I think I'm going to get back into some formal training in the fall. It was alot of fun in the past and it would be beneficial going forward.

Thanks, Beaumont.
 

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You guys make it seem as though I haven't worked very hard with Jack, not just with socialization and training, but also with exposing him to positive experiences as much as possible (and limiting negative ones). **** happens though...I was just doing my usual picnic table thing outside of the building when Casey and his owner came around and Casey attacked him (I found out later he had attacked his brother dog just prior). That dog needs to be muzzled and I don't know what his owner was thinking letting go of his leash.

I'm not sure what I'm supposed to do when there seems to be so many irresponsible dog owners out there...they're everywhere, but I'm learning as I go. Regardless, I continue to try to the right thing by Jack every single day as he is, without a doubt, the best thing in my life, and my best friend. Shame on me though? Easy to say, but I don't think so. I work very hard to keep him the great dog he's always been; people around this building know what a wonderful dog's he has been and marvel at how well trained and responsive he is. It bothers me alot that one bad apple charging my dog and biting him could sabotage all my best efforts.
Now I am going to say some things that you might not like. :rolleyesww:
I had told you many, many, times that because you have a male Doberman you have to be EXTRA diligent around other dogs. To assume can/will get your dog hurt. As someone else said you are his protector no one else.

Stop taking chances!! Taking him to the beach and letting him off leash with a dog that he seemed to have a bit of an issue with was well..just plain dumb!! Especially after what had happened to him. Listen to your gut, AND watch for the subtle signs of dog aggression........you are missing them!!

I know Jack is your life and I know you would do anything for him. But he is at an age where male, male aggression is a reality sad as it may be. Personally I think this would have happened whether or not he had the incident with the Aussie.

I think it's time to have him altered anyways, although personally I don't think it's going to make any difference. It just takes that out of the equation.

You remember why one of the reasons I found Bean a home don't you? I didn't want something to happen between them. Be pro active, find places where you can run him by himself or with females. NO MORE MALES!! ;)
 

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No, Jack doesn't have any regular playmates actually, but has always done well when he is playing (most of the time with females). I wish he did, but I just don't know that many people with dogs. Haven't been back to the dog park since he was about 8 months, though I'll probably return, in a highly supervised manner, when he's neutered.

I think I'm going to get back into some formal training in the fall. It was alot of fun in the past and it would be beneficial going forward.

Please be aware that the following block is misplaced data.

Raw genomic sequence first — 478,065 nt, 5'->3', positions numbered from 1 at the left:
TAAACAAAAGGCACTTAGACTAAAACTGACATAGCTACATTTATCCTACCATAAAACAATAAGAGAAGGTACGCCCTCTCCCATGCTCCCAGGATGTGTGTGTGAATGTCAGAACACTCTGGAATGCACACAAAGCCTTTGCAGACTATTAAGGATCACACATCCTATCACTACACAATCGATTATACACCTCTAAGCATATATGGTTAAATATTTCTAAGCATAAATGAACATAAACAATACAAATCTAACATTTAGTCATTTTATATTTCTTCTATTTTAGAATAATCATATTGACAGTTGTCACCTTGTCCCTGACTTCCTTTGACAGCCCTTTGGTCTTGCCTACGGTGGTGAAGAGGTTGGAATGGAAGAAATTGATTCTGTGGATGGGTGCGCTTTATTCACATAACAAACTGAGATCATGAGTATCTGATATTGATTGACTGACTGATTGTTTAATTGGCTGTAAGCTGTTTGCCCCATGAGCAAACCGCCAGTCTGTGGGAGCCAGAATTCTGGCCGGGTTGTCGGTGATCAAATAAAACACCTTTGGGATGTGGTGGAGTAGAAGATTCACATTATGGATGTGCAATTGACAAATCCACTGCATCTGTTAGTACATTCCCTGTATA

Thanks, Beaumont.
If there is male male aggression going on neutering is not going to help much. IMO, going to the dog park with a male doberman that is starting to show signs is asking for trouble. I remember going to that very dog park and watching a dog attack another dog. There were signs, I watched as I walked away. However the owners were to busy yacking and drinking their coffees. What was really scary was once the dog attacked about 10 others dogs joined in! It was down right ugly and the two original fighters were seriously hurt. Find other places to run him. Why do people feel the need to run their dog with others? Trust me, your dog will be really happy with your company on a long walk. Throw a ball, go swimming, train..etc! He doesn't NEED to be running and playing with others that bad.
 

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Simple answer, yes, being attacked once by another dog can, and often does, change a dog's feelings about other dogs. I know many, many dogs who are now dog reactive/dog aggressive because of one incident. It can take a lot of work to counteract one attack.

You've gotten a lot of good advice about male Dobermans above, so I won't rehash it. I agree that Jack should not be going to dog parks (neutered or not) and you should be highly proactive about controlling his interactions with other dogs. I don't think anyone was suggesting that the first incident was your fault, but letting him interact with the second dog was a mistake. We've all made mistakes, but don't set Jack up for failure again.
 

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My dobe Amy is loose/free range, 100% of the time on my 2 properties.
- off-leash so often, the last 2x she went to the Vets, I could not even find her leash (in 4x4) and just grabbed her collar, to escort her into the building
If she don't know or like you (while friends can freely, come & go), out of the car you can get and 1/2 way to the front porch...your stopped in your tracks / other times a stranger will get to the front door, but is stuck there, till I call her off.

^^^^ So before you ask, what does this story have to do with the price of eggs ??...LOL
If Amy is on a leash beside me & a strange dog appears (eg. street walking) or off-leash and I call her off:
By my side - I take my finger tips and back brush her fur topline with the soft words..."Amy good girl, Dad sees, its OK, good girl"...much praise.
- I calm her down, and the property intruder/visitor has to suck up my girl, before he goes back to the vehicle

As a handler, we can communicate much praise for our dog actions and calm them down quickly...for doing their job.